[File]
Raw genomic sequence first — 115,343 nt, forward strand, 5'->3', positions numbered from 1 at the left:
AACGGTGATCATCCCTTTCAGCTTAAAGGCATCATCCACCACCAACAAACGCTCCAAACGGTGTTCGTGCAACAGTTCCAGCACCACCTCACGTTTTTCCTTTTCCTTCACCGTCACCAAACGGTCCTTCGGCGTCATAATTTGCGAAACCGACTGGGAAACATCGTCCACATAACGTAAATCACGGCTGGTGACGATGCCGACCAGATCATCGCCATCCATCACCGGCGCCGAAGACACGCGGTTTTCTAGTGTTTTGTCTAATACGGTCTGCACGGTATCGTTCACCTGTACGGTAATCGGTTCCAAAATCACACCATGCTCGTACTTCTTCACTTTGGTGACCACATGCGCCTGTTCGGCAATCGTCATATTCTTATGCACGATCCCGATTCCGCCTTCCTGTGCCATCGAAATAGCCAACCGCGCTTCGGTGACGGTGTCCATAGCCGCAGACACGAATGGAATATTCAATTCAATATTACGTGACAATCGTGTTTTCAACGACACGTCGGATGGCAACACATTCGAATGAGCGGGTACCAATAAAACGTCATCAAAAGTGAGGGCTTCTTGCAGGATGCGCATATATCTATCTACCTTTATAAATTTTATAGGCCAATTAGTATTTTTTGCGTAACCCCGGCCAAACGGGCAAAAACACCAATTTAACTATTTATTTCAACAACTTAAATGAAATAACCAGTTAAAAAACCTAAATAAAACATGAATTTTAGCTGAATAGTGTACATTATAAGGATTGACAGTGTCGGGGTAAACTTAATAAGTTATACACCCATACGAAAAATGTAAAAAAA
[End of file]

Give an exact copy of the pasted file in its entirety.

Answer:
Raw genomic sequence first — 115,343 nt, forward strand, 5'->3', positions numbered from 1 at the left:
AACGGTGATCATCCCTTTCAGCTTAAAGGCATCATCCACCACCAACAAACGCTCCAAACGGTGTTCGTGCAACAGTTCCAGCACCACCTCACGTTTTTCCTTTTCCTTCACCGTCACCAAACGGTCCTTCGGCGTCATAATTTGCGAAACCGACTGGGAAACATCGTCCACATAACGTAAATCACGGCTGGTGACGATGCCGACCAGATCATCGCCATCCATCACCGGCGCCGAAGACACGCGGTTTTCTAGTGTTTTGTCTAATACGGTCTGCACGGTATCGTTCACCTGTACGGTAATCGGTTCCAAAATCACACCATGCTCGTACTTCTTCACTTTGGTGACCACATGCGCCTGTTCGGCAATCGTCATATTCTTATGCACGATCCCGATTCCGCCTTCCTGTGCCATCGAAATAGCCAACCGCGCTTCGGTGACGGTGTCCATAGCCGCAGACACGAATGGAATATTCAATTCAATATTACGTGACAATCGTGTTTTCAACGACACGTCGGATGGCAACACATTCGAATGAGCGGGTACCAATAAAACGTCATCAAAAGTGAGGGCTTCTTGCAGGATGCGCATATATCTATCTACCTTTATAAATTTTATAGGCCAATTAGTATTTTTTGCGTAACCCCGGCCAAACGGGCAAAAACACCAATTTAACTATTTATTTCAACAACTTAAATGAAATAACCAGTTAAAAAACCTAAATAAAACATGAATTTTAGCTGAATAGTGTACATTATAAGGATTGACAGTGTCGGGGTAAACTTAATAAGTTATACACCCATACGAAAAATGTAAAAAAA